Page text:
Female Genital Mutilation (FGM) sometimes referred to as female circumcision, refers to procedures that intentionally alter or cause injury to the female genital organs for non-medical reasons. The practice is illegal in the UK.
Key facts from the World Health Organisation -
- The procedure has no health benefits for girls and women
- Procedures can cause -
- excessive bleeding
- severe pain
- genital tissue swelling
- urination problems
- mental health problems
- impaired wound healing
- sexual health problems
- menstrual problems
- scar tissue
- childbirth complications
- perinatal risks
- More than 200 million girls and women alive today have been cut in the 29 countries in Africa and the Middle East where FGM is concentrated
- Mostly carried out on young girls sometime between infancy and age 15
- Is violation of the human rights of girls and women
As of 2015, mandatory reporting duty for FGM was introduced and as part of the sustainable development goals, the global community has set target to abandon the practice of female genital mutilation by the year 2030.
Practising FGM in the UK has been criminal offence since 1985 and the Female Genital Mutilation Act 2003 was revised on 3 March 2004 setting the maximum penalty for FGM to 14 years imprisonment and made it criminal offence for UK nationals or permanent UK residents to perform FGM overseas or take UK national or permanent UK resident overseas to have FGM.
The Female Genital Mutilation Act was amended by section 73 of the Serious Crime Act 2015 to include FGM Protection Orders. FGM Protection Orders came into force on Friday 17 July 2015 and is civil measure which can be applied for through family court. The FGM Protection Order offers the means of protecting actual or potential victims from FGM under the civil law.
The duty requires regulated health and social care professionals and teachers in England and Wales to report known cases of FGM in under 18 to the police.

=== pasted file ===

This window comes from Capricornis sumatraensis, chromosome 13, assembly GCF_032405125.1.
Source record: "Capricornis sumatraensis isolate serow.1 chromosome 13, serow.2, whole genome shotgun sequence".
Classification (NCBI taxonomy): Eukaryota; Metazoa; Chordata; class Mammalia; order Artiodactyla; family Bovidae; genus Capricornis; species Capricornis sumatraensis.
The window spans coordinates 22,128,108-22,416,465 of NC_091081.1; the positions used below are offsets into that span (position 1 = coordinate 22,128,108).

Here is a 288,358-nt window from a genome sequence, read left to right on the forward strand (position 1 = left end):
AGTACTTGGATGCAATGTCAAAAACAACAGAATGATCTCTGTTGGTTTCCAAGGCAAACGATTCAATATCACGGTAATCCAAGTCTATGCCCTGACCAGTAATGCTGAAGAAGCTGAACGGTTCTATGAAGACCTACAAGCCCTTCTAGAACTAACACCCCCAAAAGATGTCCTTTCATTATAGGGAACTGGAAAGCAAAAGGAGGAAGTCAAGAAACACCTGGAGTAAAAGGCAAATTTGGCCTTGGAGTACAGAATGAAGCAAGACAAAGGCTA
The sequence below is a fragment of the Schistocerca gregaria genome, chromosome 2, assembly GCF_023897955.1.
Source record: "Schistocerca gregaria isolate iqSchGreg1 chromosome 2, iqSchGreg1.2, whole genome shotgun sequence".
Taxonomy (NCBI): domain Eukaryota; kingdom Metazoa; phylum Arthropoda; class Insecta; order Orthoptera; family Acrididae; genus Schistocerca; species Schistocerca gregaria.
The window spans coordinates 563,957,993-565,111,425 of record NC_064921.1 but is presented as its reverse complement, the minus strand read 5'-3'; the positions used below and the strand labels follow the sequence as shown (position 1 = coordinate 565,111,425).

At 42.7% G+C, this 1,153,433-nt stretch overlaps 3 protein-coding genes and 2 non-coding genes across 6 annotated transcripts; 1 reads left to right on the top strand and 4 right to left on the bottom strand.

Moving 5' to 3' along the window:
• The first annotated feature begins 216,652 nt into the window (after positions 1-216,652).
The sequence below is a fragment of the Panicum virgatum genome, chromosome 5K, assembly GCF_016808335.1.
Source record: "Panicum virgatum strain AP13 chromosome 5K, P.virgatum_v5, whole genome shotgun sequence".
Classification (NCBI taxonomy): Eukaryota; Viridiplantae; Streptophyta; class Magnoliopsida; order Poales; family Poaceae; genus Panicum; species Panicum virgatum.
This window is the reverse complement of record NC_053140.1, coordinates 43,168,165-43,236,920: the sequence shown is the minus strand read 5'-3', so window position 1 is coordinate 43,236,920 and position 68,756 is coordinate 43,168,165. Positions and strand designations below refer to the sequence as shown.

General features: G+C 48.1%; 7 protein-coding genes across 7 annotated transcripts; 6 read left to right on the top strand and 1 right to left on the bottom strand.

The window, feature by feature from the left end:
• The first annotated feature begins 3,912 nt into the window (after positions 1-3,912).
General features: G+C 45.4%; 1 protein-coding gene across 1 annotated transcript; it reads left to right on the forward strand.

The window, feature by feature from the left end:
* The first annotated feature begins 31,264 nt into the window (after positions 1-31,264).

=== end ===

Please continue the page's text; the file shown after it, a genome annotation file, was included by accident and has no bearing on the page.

The reporting procedural information should be read in conjunction with the multi-agency guidelines.
These guidelines are under consultation, with the Home Office analysing feedback.
Other documents for healthcare professionals to support the introduction of the duty include -
- poster explaining what the duty means
- guidance on what healthcare professionals should do if they think child has had or is at risk of FGM
- training package to introduce the duty to healthcare professionals
- leaflet explaining the duty to patients
The new National FGM Centre is partnership of Barnardos and the Local Government Association and funded by the Department for Education. For advice, email the centre at email@example.com
Free elearning package for professionals is available to find out more about identifying and responding to FGM.
You can also visit -
- FORWARD (Foundation for Women’ Health Research and Development) – leading Africa diaspora women’s campaign and support organisation who work through partnerships in the UK, Europe and Africa to transform lives, tackling discriminatory practices that affect the dignity and wellbeing of girls and women. Their focus is on FGM, child marriage and obstetric fistula
- NHS UK
- NSPCC – preventing abuse – Female Genital Mutilation
- GOV.UK – FGM supporting materials for professionals